And how do I self-medicate? Very well thank you. I became a master at avoiding negative feelings about situations that seemed beyond repair through gambling, overeating, and comfort eating. And I smoke to boot, although I truly see that as more of a chemical addiction than a numbing behaviour designed to escape reality. To be clear, this article is not touching on the vast topic of addiction, only self-medicating behaviours which may or may not be addictive. A natural chocoholic, I routinely soothe myself with chocolate or ice cream. And there is nothing quite like a monotonous slot machine to turn down the volume of my mind. In fact, there was nothing better for me to escape my whirlwind thoughts than gambling with a drink in one hand and a cigarette in the other. God love Las Vegas, the last bastion of freedom for those of us that sin to excess. However, since the break-up, not even my trifecta of personal numbing agents has worked when I am really struggling. Once I acknowledged my brain was still going a hundred miles an hour, and I was losing money, I eased off on the gambling. It just wasn’t cutting it anymore for me. 

And where has all this self-medication gotten me? Overweight, addicted to smoking, and I am a compulsive binge gambler which well may have cost me my marriage, or at least contributed to its downfall. And that doesn’t even touch all the money I have wasted during my life on smokes and gambling. The only blessing I can find in this is that for whatever reason, alcohol never grabbed a hold of me, and I was terrified to try drugs. I think it is the controlling side of my personality that never wanted to let go in that way that has saved me from having to go through detox or attend Alcoholics or Narcotics Anonymous meetings. Not that it matters; how people stuff their negative emotions and thoughts differently than me is irrelevant; why we are driven to the destructive and self-serving behaviours that we are is what interests me.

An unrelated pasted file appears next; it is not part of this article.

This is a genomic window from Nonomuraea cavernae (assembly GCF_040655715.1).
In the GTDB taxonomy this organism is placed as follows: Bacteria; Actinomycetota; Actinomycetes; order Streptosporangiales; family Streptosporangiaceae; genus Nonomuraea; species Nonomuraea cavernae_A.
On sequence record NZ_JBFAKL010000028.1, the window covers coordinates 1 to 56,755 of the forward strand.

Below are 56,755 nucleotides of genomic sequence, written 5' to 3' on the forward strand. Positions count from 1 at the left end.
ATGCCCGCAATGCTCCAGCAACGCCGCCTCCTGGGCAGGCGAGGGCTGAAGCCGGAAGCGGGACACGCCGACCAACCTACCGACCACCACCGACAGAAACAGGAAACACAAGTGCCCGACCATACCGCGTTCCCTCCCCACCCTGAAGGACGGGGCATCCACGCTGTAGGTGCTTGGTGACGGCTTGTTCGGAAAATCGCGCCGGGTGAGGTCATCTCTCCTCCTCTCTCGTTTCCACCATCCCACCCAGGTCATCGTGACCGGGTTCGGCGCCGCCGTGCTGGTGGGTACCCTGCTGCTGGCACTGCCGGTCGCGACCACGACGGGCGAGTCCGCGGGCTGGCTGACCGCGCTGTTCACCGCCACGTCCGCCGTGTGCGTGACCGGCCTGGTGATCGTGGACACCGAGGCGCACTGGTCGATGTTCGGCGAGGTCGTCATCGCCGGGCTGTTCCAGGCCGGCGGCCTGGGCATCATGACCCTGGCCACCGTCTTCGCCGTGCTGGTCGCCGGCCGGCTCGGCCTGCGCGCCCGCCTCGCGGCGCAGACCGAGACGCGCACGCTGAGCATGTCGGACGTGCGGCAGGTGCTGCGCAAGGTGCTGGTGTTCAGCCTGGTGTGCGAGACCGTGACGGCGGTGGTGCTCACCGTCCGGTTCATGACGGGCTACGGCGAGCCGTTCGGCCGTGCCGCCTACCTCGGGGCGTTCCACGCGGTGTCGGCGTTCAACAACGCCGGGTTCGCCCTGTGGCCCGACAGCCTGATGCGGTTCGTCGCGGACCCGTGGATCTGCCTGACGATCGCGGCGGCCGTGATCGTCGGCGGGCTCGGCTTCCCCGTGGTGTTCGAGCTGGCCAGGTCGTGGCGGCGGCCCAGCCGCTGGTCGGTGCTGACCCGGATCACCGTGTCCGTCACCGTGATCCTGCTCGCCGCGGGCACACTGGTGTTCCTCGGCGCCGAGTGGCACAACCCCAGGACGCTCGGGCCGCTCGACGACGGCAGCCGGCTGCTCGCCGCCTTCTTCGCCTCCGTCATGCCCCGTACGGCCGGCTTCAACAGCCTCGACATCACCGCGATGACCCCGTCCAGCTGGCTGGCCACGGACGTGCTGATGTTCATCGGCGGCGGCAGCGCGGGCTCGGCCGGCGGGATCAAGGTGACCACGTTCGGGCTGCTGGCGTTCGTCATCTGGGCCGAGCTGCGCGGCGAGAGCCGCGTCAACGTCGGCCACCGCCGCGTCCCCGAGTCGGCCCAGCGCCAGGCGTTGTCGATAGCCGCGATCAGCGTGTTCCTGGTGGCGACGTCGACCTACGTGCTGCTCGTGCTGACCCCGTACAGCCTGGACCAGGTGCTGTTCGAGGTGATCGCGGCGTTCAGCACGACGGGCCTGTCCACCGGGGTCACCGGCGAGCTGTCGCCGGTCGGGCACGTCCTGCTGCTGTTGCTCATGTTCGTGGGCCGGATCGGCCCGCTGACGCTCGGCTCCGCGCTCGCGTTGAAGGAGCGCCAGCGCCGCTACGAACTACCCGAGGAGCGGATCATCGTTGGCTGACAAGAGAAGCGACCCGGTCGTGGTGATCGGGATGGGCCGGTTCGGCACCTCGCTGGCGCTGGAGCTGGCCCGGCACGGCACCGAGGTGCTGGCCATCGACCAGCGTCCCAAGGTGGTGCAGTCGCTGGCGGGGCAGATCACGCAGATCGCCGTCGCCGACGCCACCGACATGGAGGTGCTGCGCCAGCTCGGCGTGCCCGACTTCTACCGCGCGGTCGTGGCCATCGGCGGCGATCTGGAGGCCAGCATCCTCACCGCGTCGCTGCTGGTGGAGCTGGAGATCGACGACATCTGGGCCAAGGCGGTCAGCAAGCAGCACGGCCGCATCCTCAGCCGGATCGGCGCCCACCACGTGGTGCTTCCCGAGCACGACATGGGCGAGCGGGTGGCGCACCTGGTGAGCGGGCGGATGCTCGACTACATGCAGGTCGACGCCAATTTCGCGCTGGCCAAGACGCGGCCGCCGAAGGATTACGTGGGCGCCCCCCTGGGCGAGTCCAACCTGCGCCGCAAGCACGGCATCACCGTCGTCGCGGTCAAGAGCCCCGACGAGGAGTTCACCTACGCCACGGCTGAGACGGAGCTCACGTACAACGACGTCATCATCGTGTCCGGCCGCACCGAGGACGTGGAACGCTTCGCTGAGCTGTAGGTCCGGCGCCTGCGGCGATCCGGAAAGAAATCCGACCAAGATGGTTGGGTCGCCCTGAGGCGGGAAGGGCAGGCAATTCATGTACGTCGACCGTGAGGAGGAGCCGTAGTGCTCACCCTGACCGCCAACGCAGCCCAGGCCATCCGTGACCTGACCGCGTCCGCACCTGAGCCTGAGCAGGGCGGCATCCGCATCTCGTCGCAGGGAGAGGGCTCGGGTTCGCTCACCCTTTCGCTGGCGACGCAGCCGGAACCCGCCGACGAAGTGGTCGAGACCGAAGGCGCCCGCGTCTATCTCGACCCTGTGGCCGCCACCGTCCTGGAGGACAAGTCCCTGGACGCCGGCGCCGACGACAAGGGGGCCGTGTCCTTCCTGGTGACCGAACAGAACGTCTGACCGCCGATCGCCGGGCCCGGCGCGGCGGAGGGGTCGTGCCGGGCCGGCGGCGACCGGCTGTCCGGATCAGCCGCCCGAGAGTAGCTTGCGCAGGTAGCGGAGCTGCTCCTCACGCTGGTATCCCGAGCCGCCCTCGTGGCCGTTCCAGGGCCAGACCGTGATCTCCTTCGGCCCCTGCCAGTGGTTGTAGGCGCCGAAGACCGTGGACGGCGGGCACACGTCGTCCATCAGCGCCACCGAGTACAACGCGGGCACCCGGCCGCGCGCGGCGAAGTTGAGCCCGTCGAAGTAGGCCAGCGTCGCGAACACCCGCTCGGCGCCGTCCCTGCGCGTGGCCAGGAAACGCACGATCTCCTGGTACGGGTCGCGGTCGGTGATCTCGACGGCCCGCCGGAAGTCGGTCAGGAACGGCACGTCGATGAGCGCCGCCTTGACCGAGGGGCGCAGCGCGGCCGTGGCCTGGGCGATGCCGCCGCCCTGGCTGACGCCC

A date recently commented that he appreciated that I had shared that I had not self-medicated after the break-up. I welcomed the demons and when I couldn’t fight them head on, I hung out with them and willingly let them do their damage. Then, when I felt stronger, I resumed my efforts at undoing the chaos I had let them wreak, along with maybe some older crap from childhood that has been lurking unattended in my mind. My new friend, on the other hand, fully acknowledged that he had self-medicated with work for years and is now facing the same problem he had five years ago. The result of which has left him feeling shameful and regretful for the lost time and personal weakness. I am pretty sure my ex-husband was probably only sober when he had to go to work for the first four months after our break-up; or at least that was how it seemed to me. I seriously doubt he has yet to deal with our break-up fully between drinking, working lots of overtime, and having a new girlfriend; all just different versions of self-medication and avoidance. As for the man advice I got recently from a friend when I talked to him about getting back into dating: less thinking, more drinking.